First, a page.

William Sommerfeld (email@example.com)
28 Feb 88 20:10:31 GMT
In article <firstname.lastname@example.org> email@example.com (Tait Cyrus) writes:
>I have heard of other Universities defining their own protocols to
>accomplish distributed processing without the big security holes.
>I would appreciate ANY information any of you might have concerning
>such protocols/utilities and their possible availability.
We should have something for you in about a month.. the Kerberos
authentication system developed here at Athena should be released in
"about a month". It's written in C, and is known to work on the VAX
and RT/PC (both running 4.3BSD UNIX), the Sun (release 3[?]), and
partially (subject to memory restrictions and the lack of an operating
system) on the IBM PC. We use DES as the encryption algorithm; we
will [probably] ship a reasonably fast software DES to US sites, while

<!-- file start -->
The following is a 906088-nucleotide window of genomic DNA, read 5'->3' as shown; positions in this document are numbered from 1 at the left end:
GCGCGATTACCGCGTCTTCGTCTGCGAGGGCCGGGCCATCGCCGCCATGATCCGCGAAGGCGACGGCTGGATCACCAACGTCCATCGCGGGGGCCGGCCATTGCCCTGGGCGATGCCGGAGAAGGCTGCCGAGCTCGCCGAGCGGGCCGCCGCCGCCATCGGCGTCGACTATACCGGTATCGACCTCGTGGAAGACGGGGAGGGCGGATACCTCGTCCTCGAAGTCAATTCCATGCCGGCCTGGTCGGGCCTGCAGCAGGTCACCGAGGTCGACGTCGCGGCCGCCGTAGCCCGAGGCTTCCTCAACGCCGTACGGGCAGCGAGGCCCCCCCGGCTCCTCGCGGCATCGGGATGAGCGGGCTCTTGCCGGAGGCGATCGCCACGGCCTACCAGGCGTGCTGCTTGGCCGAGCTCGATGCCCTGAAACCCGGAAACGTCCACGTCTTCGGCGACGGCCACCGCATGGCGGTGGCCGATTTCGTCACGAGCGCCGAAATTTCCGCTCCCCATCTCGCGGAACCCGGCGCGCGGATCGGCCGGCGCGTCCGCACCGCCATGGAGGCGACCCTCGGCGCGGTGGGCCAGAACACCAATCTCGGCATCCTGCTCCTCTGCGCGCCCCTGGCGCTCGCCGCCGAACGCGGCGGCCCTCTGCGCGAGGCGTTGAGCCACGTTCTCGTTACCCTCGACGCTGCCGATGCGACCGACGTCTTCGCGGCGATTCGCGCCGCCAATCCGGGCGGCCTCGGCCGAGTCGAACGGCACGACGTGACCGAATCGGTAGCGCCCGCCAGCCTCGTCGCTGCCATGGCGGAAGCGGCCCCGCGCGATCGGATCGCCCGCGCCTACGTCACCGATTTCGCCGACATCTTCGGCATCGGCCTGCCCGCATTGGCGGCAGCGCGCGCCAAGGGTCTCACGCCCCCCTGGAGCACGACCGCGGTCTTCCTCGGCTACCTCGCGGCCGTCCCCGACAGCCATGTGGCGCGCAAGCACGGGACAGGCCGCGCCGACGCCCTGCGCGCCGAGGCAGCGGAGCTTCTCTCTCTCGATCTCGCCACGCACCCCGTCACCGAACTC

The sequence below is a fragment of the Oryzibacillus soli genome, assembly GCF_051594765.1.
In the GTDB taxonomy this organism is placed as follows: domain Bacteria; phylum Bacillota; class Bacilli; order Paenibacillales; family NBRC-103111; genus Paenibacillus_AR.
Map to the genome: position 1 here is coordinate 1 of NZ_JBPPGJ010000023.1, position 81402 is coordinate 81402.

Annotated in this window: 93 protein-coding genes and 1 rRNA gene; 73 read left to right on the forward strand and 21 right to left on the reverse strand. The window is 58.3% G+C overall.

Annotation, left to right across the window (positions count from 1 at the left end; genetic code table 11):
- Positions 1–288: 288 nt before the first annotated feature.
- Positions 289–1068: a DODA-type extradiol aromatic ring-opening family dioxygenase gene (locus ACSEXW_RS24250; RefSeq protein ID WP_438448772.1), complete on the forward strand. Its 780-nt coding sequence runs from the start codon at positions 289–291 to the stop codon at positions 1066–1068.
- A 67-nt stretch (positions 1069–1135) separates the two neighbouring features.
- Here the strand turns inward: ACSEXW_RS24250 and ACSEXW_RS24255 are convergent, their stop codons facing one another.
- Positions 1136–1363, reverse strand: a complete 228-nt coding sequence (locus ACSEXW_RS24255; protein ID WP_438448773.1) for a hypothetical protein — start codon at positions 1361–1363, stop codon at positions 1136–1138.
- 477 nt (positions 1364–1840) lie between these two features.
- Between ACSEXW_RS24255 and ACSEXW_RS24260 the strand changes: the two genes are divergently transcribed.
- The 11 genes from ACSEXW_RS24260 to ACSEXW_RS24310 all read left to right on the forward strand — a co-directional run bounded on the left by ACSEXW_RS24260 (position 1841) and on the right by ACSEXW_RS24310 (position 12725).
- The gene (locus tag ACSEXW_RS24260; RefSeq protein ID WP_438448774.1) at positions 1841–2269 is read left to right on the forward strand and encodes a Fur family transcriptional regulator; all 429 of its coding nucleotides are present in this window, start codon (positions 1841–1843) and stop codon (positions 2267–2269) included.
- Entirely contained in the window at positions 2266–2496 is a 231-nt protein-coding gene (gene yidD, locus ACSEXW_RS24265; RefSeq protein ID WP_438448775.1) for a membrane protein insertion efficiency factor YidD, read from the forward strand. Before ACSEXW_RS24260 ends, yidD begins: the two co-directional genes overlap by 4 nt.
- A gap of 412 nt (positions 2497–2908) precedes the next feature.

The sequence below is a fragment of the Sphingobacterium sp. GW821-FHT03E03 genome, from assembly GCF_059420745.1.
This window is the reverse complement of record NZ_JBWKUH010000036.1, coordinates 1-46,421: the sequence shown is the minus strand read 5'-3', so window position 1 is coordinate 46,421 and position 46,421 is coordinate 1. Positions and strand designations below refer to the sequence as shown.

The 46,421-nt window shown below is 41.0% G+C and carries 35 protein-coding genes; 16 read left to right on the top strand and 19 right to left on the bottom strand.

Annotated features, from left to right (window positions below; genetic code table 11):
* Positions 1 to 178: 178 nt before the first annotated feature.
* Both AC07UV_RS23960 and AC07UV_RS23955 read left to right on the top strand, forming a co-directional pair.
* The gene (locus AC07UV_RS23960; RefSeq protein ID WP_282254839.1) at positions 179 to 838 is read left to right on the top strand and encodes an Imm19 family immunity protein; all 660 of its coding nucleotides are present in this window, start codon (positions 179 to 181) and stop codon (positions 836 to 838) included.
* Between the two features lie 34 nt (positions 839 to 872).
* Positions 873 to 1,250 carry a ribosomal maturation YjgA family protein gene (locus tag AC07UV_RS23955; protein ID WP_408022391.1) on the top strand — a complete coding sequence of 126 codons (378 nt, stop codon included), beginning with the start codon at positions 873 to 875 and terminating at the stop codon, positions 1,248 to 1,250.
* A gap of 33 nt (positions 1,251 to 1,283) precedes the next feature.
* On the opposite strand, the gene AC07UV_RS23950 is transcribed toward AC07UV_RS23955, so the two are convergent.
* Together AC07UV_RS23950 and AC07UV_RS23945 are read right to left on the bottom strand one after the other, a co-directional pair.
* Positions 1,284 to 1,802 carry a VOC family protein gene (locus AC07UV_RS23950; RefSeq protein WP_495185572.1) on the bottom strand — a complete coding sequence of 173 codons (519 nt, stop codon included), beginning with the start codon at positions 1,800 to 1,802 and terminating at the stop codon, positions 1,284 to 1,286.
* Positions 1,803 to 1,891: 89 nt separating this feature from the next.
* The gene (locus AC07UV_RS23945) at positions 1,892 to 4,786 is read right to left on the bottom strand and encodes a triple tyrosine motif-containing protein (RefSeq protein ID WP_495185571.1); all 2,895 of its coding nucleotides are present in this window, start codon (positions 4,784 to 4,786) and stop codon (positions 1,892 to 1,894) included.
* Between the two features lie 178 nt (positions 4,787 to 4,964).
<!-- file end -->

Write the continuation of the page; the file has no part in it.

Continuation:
international sites may have to find their own DES implementation.
Note that kerberos is not a panacea (is anything?); you still have to
be careful about how you choose your password and where you type it;
kerberos allows you to avoid sending your password over the network in
the clear, but it can't prevent you from doing that if you so choose.
If you make your files globally writable, Kerberos can't save you.
We have kerberos-authenticated versions of rlogin, rsh, rcp, and NFS;
we haven't done kerberos authenticated telnet or ftp [yet?], mostly
because we don't use either protocol very much internally.
MIT Project Athena
 Kerberos is the Greek name for what the Romans called Cerberus,
the three headed dog guarding the entrance to Hell.
 Flames about DES exportability to /dev/null please; we'd prefer to
believe John Gilmore's analysis of the laws, but we'd rather not find
out the hard way that he was wrong.
This archive was generated by hypermail 2.0b3 on Thu Mar 09 2000 - 14:41:30 GMT